Sunday, October 16, 2011

Clinical depression and smoking


Jack Dikian
October 2011

Not long ago I was using the Google trends tool to look at various search volume correlations for clinical depression and other factors including smoking. I noticed Australians are in the top three countries using Google to search “depression”. The first was Ireland followed by South Africa. Another interesting thing, albeit, without a real hard look seems like there is about half the volume of searches for depression now compared to 5 or 6 years ago.

As I mentioned, my real objective was to see if there was anything to glean from data reflecting people’s propensity to use a search engine for perceived tag combinations such as “depression” and “smoking”.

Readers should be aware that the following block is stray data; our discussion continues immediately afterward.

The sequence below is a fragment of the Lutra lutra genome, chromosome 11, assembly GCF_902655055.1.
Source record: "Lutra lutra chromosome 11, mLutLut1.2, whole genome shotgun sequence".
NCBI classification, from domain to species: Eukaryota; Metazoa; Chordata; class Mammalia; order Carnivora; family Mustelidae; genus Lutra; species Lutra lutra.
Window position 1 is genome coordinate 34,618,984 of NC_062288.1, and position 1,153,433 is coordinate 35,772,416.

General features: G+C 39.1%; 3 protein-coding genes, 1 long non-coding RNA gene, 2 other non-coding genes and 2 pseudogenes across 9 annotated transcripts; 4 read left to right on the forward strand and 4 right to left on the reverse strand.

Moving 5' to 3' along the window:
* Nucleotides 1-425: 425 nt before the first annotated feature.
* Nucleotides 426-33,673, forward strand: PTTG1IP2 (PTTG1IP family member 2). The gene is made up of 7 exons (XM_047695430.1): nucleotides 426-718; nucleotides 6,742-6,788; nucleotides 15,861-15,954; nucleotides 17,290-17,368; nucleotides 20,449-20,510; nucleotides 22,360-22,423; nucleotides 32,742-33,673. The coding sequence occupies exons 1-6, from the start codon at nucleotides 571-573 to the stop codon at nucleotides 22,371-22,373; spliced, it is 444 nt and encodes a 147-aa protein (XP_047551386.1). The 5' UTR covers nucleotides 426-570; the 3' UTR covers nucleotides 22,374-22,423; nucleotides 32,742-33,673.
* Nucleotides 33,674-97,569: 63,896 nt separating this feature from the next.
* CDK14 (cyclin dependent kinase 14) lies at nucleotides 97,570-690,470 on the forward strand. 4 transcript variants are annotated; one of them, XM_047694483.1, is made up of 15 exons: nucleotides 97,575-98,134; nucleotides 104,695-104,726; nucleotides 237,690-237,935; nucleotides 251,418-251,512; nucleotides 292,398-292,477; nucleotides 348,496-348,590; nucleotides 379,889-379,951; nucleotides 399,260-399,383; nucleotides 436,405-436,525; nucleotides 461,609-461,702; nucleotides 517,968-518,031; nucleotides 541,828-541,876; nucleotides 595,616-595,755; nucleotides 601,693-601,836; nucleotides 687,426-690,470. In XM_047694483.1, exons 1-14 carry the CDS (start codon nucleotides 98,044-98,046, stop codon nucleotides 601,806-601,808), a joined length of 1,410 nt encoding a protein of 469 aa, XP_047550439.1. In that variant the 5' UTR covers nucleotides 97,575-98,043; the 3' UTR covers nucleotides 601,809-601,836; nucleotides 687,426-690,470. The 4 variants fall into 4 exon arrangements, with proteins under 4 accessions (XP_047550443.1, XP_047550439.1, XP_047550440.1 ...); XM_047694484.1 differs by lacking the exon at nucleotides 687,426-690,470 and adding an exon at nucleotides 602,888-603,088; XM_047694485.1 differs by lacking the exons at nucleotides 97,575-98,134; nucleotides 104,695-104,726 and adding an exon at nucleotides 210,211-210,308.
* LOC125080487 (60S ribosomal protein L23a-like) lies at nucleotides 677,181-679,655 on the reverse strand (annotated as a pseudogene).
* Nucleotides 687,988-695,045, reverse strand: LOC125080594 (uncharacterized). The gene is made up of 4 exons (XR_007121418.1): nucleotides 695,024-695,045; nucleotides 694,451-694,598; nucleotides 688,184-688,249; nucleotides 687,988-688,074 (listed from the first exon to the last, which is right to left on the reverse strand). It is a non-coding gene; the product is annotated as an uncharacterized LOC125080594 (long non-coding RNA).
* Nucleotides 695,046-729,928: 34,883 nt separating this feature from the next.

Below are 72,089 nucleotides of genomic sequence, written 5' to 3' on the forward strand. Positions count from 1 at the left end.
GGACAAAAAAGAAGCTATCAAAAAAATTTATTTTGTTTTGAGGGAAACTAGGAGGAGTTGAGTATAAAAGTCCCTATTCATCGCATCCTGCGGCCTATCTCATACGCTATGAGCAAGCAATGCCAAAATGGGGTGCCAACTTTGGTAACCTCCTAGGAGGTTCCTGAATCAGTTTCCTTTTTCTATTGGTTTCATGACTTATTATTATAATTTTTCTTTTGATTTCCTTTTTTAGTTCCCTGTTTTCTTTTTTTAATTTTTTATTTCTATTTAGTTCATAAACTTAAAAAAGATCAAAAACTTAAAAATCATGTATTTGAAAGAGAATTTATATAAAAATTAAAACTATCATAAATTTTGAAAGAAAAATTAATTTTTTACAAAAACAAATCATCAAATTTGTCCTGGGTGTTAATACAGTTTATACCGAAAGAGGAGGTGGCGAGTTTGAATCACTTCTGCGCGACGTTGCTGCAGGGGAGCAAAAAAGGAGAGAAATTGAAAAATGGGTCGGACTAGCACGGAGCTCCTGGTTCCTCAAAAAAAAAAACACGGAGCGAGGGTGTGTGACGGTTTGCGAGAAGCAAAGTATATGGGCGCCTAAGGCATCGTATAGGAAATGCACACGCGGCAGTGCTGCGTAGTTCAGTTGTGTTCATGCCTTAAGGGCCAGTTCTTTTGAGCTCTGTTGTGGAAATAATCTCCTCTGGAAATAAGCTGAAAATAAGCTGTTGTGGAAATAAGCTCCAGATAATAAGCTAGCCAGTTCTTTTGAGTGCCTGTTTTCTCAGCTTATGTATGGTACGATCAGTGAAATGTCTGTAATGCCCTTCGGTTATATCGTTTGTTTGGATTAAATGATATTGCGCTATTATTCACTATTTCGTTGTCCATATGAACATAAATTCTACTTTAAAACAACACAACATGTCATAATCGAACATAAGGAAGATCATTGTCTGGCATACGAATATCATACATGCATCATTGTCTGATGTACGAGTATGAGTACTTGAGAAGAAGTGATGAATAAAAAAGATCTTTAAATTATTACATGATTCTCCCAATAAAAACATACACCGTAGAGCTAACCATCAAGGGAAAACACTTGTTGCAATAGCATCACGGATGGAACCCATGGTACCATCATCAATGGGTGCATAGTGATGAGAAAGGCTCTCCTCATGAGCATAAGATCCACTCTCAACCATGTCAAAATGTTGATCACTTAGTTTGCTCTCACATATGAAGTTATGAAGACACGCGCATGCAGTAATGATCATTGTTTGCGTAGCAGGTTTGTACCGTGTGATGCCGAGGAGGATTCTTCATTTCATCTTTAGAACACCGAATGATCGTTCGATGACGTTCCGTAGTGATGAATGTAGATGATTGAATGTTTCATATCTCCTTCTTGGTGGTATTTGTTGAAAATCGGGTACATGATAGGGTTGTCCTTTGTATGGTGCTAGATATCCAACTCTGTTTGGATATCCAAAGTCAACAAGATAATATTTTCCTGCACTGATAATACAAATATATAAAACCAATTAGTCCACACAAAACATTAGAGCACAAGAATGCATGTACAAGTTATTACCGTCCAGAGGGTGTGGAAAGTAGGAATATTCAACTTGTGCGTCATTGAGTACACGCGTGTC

Indeed, a study by the Toronto-based Centre for Addiction and Mental Health reports that the same enzyme, Monoamine oxidase (MAO), is found in elevated levels in both people suffering from clinical depression as well as heavy smokers in the early stages of abstaining from smoking. This could be why people struggle to quit the habit.

Smokers in the study also reported increased feelings of sadness in questionnaires done as part of the study. The researchers said such findings could explain why smokers are at a higher risk of suffering from depression — almost twice that of the general population, according to Jeffrey Meyer, a senior scientist with the Centre for Addiction who led the study.

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